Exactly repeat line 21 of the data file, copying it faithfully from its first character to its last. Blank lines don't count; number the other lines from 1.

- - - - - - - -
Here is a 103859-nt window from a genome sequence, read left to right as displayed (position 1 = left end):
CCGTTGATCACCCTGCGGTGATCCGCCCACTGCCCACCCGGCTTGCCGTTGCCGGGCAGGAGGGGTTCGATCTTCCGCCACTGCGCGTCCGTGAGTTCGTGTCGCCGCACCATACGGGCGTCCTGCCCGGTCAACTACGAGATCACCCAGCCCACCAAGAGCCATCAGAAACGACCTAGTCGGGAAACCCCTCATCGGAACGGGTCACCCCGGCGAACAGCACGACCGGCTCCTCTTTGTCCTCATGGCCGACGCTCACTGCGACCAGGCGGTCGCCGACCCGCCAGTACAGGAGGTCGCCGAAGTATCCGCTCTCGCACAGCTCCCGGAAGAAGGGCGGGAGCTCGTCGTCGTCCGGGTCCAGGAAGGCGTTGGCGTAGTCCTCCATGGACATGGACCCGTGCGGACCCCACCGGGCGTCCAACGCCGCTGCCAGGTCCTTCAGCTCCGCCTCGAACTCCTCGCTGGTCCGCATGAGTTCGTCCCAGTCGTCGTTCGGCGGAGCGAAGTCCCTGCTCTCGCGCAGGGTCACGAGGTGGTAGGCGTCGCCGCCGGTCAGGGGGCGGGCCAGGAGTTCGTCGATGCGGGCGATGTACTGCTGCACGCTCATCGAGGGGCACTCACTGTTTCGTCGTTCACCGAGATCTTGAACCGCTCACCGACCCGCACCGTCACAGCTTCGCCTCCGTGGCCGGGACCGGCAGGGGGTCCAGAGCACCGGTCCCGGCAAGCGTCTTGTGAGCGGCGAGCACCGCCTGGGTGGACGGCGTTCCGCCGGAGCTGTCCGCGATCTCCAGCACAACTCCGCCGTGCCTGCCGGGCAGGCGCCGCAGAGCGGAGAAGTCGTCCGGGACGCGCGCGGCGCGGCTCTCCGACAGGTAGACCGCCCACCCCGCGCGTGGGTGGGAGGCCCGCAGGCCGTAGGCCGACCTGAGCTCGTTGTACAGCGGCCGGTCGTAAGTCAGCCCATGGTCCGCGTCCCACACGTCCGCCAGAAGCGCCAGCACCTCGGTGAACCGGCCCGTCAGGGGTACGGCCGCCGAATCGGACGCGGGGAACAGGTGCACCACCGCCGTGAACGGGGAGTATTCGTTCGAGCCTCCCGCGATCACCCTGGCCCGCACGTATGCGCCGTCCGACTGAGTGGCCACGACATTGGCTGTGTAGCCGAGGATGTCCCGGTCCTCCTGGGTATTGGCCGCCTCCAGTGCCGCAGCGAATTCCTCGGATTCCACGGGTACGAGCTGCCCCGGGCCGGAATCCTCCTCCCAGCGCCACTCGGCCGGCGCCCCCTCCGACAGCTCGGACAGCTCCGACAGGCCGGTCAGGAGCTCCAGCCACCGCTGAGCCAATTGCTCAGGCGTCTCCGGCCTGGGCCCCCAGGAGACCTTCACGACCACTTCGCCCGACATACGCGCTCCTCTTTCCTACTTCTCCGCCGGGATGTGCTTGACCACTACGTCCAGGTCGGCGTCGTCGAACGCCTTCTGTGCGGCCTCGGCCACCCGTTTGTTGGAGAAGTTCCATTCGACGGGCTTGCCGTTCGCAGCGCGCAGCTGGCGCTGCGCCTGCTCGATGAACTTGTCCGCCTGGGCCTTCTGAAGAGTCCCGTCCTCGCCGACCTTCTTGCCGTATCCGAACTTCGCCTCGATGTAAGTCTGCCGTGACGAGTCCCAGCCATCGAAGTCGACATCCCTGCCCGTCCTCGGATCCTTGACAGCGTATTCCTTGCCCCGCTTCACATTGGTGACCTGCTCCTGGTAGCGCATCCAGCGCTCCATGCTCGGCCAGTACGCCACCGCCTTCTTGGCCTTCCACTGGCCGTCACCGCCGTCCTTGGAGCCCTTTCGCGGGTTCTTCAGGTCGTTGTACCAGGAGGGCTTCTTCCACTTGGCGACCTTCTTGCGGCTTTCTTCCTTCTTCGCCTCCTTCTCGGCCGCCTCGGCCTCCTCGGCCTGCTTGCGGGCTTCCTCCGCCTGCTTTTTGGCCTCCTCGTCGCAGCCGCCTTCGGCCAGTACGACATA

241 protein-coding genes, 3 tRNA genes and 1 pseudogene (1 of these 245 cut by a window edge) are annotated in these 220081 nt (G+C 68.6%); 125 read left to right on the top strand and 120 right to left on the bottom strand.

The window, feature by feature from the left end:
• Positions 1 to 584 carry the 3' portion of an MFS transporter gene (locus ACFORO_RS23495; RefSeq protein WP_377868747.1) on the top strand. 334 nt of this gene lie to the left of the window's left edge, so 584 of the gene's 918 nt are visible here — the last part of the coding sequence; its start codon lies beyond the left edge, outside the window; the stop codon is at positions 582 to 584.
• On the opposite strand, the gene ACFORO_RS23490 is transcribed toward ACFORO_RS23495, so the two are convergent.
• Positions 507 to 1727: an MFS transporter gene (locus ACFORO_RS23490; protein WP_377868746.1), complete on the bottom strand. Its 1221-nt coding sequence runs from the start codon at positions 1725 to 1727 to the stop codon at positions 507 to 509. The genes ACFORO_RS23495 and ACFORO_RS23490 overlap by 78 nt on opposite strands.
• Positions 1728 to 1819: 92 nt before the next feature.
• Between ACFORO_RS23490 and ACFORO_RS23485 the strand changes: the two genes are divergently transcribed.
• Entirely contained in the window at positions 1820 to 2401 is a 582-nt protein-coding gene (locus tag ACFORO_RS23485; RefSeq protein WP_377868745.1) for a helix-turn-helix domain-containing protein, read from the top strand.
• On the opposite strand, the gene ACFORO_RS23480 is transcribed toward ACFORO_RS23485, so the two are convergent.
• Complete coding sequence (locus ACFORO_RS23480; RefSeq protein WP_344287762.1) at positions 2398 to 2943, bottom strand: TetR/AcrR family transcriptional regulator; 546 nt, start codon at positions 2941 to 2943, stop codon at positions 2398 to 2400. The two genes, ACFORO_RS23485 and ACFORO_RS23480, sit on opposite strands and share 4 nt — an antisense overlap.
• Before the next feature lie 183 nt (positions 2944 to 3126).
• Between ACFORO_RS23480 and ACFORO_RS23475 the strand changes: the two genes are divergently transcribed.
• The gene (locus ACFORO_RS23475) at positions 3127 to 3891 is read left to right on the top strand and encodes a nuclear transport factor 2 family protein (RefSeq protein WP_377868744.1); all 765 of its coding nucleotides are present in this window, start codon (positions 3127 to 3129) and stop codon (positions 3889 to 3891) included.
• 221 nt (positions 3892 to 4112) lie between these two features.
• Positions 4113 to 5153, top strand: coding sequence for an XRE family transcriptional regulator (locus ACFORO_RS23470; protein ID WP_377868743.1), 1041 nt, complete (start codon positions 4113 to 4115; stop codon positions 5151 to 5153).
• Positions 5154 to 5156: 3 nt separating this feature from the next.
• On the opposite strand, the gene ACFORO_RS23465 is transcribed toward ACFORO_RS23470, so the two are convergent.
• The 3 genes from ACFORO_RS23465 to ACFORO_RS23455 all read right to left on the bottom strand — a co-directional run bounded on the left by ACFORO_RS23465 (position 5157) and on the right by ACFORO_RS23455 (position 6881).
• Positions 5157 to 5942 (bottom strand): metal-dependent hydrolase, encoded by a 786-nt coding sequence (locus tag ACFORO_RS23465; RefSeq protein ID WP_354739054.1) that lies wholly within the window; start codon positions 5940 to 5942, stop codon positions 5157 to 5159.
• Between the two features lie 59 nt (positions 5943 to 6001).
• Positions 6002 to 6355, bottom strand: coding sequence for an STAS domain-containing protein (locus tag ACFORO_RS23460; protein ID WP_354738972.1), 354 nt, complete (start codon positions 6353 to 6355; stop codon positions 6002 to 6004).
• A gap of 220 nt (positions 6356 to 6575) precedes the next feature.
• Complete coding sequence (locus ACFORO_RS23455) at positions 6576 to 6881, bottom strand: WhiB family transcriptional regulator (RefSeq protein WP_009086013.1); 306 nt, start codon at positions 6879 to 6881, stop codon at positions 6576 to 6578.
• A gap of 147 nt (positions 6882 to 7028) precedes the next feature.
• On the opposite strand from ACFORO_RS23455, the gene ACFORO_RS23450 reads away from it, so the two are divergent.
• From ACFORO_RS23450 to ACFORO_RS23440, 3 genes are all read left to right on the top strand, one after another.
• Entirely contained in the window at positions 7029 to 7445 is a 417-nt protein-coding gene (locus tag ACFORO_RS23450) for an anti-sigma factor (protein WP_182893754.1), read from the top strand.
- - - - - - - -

• Positions 5157 to 5942 (bottom strand): metal-dependent hydrolase, encoded by a 786-nt coding sequence (locus tag ACFORO_RS23465; RefSeq protein ID WP_354739054.1) that lies wholly within the window; start codon positions 5940 to 5942, stop codon positions 5157 to 5159.